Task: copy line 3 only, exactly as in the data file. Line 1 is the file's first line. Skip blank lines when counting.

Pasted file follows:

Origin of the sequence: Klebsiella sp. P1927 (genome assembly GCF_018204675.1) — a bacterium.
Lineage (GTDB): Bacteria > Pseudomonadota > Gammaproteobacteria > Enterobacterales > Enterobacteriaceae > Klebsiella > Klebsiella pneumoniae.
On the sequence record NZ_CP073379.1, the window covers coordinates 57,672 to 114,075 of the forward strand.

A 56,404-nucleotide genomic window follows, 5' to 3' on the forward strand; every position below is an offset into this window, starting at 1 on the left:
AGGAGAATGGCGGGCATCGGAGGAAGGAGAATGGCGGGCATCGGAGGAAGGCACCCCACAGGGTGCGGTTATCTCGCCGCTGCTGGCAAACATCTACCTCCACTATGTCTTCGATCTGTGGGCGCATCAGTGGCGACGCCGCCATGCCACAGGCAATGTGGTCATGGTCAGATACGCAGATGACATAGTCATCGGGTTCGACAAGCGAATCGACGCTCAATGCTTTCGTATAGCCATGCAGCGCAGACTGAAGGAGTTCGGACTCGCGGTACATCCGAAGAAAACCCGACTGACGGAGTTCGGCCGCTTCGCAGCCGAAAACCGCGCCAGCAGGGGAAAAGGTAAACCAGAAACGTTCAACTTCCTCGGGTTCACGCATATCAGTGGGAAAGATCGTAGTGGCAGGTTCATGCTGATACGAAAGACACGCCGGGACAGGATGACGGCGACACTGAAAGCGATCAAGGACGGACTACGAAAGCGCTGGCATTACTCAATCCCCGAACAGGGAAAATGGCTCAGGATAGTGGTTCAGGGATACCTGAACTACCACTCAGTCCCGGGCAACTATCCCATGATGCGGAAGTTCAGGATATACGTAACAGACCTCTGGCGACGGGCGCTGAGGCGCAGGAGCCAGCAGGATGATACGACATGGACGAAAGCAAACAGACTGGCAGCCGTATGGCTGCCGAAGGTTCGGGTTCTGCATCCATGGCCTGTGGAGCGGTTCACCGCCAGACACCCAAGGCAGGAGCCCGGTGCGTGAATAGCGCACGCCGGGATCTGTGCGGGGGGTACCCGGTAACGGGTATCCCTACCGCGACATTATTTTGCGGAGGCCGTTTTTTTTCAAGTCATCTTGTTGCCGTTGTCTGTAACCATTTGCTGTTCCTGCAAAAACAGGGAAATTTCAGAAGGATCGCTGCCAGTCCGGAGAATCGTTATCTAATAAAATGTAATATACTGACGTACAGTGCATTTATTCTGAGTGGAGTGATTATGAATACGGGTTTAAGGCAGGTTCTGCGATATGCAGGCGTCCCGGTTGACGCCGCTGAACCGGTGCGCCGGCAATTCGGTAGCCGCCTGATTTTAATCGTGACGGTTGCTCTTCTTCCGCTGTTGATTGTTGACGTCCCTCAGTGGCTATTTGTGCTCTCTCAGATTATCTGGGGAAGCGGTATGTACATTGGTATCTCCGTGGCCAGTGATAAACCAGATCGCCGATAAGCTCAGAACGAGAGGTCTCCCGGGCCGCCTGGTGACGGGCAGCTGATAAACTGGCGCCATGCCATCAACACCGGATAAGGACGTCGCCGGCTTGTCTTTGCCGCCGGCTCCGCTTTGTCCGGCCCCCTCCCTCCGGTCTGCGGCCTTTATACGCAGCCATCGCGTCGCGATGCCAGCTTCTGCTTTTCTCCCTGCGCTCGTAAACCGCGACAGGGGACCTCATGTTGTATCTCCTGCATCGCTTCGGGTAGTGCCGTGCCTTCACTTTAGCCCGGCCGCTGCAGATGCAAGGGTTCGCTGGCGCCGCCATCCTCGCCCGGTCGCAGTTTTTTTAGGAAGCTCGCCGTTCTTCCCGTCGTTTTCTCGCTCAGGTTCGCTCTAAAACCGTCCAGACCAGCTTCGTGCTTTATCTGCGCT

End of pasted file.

On the sequence record NZ_CP073379.1, the window covers coordinates 57,672 to 114,075 of the forward strand.